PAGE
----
There are few situations more frustrating that a car that refuses to start, especially when you're late for an appointment or trying to get to work or school on time. Starting problems range from simple issues you may be able to fix yourself to more complicated malfunctions that need the services of an auto repair professional.
Problem: No Fuel
It may sound simple, but checking to see if your car is out of gas is always a good idea. Without fuel, your engine can't start and run.
The car starts and then immediately dies. Alternatively, the car may refuse to start at all.
What to Do
- If you can read your gas gauge without starting the car, a quick glance should tell you if you're out of gas.
- If you can't read your gas gauge with the engine off, add gas to the tank.
- Attempt to start the car. If it starts and runs, you're all set.
Problem: Dead or Drained Battery
One of the most common issues that can cause starting problems is a dead or nearly dead car battery. Fortunately, this is a simple issue to detect and fix.
A bad battery usually results in a host of problems, depending on how drained the battery is. To tell if the problem is your battery, look at your headlights or turn on your inside overhead light. If they won't turn on or are not as bright as usual, you may have a dead battery. Try turning on your windshield wipers. If the wipers move back and forth but very slowly, then you only have a drained battery.
What to Do
If your battery is drained, you can boost the power yourself using these steps:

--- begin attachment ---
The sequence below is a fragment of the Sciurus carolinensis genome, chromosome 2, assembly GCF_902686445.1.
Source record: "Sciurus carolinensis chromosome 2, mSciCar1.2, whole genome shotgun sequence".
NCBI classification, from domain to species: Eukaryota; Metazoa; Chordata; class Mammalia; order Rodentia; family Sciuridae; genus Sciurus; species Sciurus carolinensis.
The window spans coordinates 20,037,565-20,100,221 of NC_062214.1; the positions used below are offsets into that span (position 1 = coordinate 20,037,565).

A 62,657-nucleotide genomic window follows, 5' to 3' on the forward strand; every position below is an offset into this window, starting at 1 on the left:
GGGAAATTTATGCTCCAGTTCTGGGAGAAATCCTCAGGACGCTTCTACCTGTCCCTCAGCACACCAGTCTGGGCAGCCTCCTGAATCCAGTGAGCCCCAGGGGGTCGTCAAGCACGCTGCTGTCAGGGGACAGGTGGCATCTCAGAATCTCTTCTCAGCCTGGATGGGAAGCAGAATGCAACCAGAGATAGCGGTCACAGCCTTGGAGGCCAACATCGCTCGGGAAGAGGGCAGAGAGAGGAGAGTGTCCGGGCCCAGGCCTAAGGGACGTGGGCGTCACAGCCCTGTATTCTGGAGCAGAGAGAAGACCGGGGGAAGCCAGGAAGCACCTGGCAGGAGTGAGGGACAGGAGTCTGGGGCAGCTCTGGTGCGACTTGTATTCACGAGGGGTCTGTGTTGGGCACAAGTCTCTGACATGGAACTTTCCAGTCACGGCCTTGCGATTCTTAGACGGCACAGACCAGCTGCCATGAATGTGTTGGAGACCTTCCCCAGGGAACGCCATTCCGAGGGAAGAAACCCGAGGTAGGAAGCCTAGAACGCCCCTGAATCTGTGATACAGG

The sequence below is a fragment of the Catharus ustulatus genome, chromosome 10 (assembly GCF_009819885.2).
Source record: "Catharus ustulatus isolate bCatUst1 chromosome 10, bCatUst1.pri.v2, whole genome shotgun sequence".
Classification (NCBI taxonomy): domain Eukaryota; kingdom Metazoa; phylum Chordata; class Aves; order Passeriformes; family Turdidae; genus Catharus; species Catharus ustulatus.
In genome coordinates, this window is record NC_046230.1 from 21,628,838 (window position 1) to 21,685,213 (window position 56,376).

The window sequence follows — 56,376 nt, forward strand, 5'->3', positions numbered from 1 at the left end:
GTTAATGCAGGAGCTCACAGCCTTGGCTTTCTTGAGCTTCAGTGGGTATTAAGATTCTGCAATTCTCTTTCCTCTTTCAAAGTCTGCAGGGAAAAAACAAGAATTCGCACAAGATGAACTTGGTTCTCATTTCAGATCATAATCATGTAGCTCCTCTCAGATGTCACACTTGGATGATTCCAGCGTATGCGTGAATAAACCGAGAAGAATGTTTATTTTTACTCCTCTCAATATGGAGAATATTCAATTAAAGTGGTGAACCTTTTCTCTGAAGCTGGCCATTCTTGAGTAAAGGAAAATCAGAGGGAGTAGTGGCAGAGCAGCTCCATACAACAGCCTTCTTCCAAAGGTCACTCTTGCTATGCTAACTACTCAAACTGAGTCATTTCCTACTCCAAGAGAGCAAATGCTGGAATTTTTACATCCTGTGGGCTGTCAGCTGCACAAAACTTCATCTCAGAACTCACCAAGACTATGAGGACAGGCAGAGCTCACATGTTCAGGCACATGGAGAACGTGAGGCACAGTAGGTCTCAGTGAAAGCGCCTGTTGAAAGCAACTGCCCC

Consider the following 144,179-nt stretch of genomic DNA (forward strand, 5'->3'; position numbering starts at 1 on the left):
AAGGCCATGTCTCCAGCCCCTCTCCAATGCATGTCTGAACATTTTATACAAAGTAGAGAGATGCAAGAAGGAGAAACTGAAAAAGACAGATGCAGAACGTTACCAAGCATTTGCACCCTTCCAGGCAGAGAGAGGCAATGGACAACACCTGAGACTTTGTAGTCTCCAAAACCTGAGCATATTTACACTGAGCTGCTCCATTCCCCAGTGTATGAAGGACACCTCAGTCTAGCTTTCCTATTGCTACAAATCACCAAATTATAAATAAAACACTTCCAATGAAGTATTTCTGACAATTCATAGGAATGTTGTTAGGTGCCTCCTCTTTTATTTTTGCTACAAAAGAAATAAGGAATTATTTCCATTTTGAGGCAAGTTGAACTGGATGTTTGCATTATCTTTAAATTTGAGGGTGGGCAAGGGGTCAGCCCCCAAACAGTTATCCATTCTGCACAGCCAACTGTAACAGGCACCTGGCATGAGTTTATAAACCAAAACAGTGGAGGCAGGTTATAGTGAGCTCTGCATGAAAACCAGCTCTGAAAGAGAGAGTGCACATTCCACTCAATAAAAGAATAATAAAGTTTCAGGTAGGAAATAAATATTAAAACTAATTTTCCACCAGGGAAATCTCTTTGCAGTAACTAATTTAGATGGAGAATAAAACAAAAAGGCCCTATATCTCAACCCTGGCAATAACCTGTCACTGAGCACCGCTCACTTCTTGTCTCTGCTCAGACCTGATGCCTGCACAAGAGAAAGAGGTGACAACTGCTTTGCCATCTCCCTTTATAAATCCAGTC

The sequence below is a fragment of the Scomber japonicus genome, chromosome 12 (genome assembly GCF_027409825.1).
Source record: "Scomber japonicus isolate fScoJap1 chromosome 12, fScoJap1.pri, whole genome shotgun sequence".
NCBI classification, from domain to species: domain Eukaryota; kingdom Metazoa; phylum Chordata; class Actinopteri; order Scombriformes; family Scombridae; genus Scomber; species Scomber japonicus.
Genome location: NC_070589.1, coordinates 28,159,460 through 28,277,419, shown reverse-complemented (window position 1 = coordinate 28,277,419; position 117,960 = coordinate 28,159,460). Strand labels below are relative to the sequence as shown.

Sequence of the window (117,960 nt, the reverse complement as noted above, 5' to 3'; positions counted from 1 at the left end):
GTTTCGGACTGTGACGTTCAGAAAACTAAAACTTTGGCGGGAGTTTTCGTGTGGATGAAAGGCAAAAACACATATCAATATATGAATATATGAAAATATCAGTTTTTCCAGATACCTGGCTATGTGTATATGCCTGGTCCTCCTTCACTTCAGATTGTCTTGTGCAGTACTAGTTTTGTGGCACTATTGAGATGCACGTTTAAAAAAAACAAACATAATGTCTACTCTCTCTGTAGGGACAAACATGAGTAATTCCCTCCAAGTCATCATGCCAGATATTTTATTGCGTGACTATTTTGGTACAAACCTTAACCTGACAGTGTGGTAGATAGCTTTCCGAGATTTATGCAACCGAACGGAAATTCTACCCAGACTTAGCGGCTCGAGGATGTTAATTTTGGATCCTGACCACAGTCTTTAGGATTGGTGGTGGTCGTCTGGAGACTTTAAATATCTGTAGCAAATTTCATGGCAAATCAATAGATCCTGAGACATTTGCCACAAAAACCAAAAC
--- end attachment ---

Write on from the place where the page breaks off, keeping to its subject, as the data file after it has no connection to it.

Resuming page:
- Gather up your jumper cables, and make sure a good, running car is nearby.
- Connect the red clip on one of the cables to the red battery terminal on one of the cars. Repeat with the other red clip and red battery terminal on the other car.
- Connect the black clip to the black terminal on the other car's battery. Connect the other black clip to some unpainted metal nearby.
- Start the other vehicle, allowing it to run for about five minutes.
- Start your car.
- Let your car run for a while to recharge the battery. If your engine is less than three years old, it should charge back up fine. However, if it's an older battery then it may not properly charge, and you should replace the battery with a new one just to be safe.
Problem: Malfunctioning Ignition System
Sometimes the ignition itself may malfunction. The steering lock mechanism can jam, or the ignition lock mechanism may break. Also, on newer vehicles the system needs to be able to recognize the key electronically.
You insert your key, but you can't even turn it in the ignition. The car refuses to start.
What to Do
- First, make sure your vehicle is in park.
- Double check your key. If you drive more than one vehicle, you may have inadvertently mixed them up on your keychain. Also, be sure you aren't using the valet key.
- Next, try using a spare key, since key wear can keep the key from turning the ignition.
- If you can't even turn the ignition, try to wiggle the steering wheel to see if it unlocks.
- Finally, take your car to the mechanic if none of these solutions works. You may need a new ignition system.
Problem: Clogged Air Filter
For an engine to start properly it needs a precise combination of fuel and air. This balance may be disturbed due to a clogged air filter.
When you turn the key, the engine acts like it wants to start. However, it does not.
What to Do
- You can find the air filter just to the right and in the front of most engines. It's usually a large black box with a big plastic tubing on the front and back.
- Most air filters are held closed by screws along the lip. Use a screwdriver to remove the screws and open the box to check the white filter.
- If the filter is very dirty, replace it.
- If you can't get to a parts store, try tapping the filter on a wall or a driveway to get rid of as much dirt as possible.